Michael Armitage

Michael Armitage was born in 1984 and is a Kenyan artist currently living between Nairobi and London. Armitage gained his BA from the Slade School of Art in 2007, and MA from the Royal Academy, London in 2010, and combines his artistic training with traditional East African hues, materials and techniques. Armitage is concerned with the social and political issues facing our contemporary global society, and uses his artwork to incite social change. Interestingly, Armitage uses Lubugo Bark Cloth to paint upon instead of traditional canvas or linen. The bark cloth is made through days of beating and stretching the bark. This process often leads to imperfections and even holes in the surface of the material. The material used to paint upon is also filled with meaning as it is ordinarily used in Ugandan culture as a burial garment, as well as being commoditised and turned into placemats, baskets and other touristic knickknacks.

#mydressmychoice, 2015, Oil on Lubugo bark cloth, 59 × 77 in. (149.9 × 195.6 cm), © Michael Armitage

For the purpose of this blog post I have chosen the above painting to look at more closely ‘ #mydressmychoice’. We can see in the painting a woman laying seemingly on the floor in a classical nude pose, although upon closer inspection we can see her sandals strewn on the floor and a group of people (presumably males) gathered around her. Upon further research into this image I learned that it refers to the assault at a bus station in Nairobi in November 2014, where a woman was stripped and molested by a group of men because of the clothes she was wearing. Video footage of the assault went viral, and sparked demonstrations in the capital.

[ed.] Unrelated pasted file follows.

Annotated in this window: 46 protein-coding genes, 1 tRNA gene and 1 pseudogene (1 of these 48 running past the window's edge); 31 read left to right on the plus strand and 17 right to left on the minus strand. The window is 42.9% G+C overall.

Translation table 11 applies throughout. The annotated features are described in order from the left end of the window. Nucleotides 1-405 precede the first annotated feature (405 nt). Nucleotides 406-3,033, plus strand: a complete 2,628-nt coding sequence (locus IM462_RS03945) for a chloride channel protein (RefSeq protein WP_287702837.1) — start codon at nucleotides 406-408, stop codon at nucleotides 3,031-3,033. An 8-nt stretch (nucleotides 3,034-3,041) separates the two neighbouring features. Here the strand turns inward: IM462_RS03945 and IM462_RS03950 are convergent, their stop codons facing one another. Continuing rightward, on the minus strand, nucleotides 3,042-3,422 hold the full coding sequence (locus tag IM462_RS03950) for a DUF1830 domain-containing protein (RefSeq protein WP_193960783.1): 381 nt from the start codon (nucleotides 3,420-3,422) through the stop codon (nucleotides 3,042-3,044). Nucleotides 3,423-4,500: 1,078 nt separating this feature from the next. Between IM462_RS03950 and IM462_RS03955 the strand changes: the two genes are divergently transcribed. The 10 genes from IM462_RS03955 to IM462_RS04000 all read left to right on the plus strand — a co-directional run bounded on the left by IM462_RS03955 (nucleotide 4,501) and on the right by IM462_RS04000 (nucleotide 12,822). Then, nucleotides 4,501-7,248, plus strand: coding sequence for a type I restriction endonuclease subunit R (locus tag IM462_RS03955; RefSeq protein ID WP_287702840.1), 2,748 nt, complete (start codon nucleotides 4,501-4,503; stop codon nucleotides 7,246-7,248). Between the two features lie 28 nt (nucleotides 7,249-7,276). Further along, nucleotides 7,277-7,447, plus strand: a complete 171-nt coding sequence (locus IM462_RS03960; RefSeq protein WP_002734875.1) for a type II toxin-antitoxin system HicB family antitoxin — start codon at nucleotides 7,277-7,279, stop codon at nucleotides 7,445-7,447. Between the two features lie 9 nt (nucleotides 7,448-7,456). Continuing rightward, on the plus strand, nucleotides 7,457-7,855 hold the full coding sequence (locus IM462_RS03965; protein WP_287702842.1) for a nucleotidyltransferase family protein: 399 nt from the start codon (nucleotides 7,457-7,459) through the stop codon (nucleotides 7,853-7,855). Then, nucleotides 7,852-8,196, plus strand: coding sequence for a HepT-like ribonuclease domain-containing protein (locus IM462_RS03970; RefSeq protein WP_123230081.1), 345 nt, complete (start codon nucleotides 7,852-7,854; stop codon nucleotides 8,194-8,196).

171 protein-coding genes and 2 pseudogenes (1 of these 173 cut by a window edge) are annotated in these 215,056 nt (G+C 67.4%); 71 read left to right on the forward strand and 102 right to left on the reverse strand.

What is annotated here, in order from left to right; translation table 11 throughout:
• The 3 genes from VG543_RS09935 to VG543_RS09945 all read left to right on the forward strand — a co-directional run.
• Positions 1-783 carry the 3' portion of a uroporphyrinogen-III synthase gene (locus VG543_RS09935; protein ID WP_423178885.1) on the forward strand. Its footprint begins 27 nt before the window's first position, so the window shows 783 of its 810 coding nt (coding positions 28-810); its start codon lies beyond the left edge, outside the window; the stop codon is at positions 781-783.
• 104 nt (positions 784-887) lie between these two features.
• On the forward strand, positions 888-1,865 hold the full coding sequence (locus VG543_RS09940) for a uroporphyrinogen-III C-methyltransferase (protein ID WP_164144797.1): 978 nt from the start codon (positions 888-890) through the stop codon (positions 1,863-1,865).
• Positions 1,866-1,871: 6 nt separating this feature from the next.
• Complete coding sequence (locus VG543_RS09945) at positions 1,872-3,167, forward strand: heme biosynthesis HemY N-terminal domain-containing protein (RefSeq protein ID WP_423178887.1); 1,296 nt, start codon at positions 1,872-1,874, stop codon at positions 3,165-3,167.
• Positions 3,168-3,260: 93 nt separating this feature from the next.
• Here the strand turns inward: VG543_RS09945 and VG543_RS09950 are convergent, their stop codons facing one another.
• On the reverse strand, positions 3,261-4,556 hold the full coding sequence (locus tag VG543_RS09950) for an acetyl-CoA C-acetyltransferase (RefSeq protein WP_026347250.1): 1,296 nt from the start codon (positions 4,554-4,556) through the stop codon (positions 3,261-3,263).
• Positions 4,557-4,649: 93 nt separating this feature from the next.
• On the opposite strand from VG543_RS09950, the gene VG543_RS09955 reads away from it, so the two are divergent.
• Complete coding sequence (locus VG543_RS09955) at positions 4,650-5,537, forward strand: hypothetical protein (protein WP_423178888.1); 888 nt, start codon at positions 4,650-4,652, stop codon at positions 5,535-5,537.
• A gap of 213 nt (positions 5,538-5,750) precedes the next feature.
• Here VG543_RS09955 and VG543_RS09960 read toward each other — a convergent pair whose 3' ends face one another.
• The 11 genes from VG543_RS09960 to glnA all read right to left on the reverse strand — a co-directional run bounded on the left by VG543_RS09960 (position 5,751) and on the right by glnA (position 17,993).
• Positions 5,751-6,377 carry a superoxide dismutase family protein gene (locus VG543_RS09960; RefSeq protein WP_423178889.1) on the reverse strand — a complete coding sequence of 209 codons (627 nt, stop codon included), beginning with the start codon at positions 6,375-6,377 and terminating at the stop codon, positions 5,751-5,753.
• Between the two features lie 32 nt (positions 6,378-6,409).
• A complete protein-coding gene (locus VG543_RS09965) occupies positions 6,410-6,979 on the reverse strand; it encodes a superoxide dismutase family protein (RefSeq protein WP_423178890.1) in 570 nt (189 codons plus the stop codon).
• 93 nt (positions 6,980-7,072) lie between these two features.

Following submission of Assignment Two – Collection Painting I was advised by my tutor to undertake some research into Michael Armitage and his work. Above I have taken several images as I built up each layer of the painting, beginning with marking out the rough composition and tone of the painting and then with each layer adding in more detail. I particularly like the difference in the last image, where I have added white notes to the canvas which has really made some of the colour pop. As with other paintings I have recreated such as that of Genieve Figgis and Cecily Brown this work allowed me to be quite light and delicate with my brush strokes, aside from the stern dark legs and feet of the mob above, the rest of the painting feels quite delicate. Which actually upon reflection, really translates the emotion of the scene itself.

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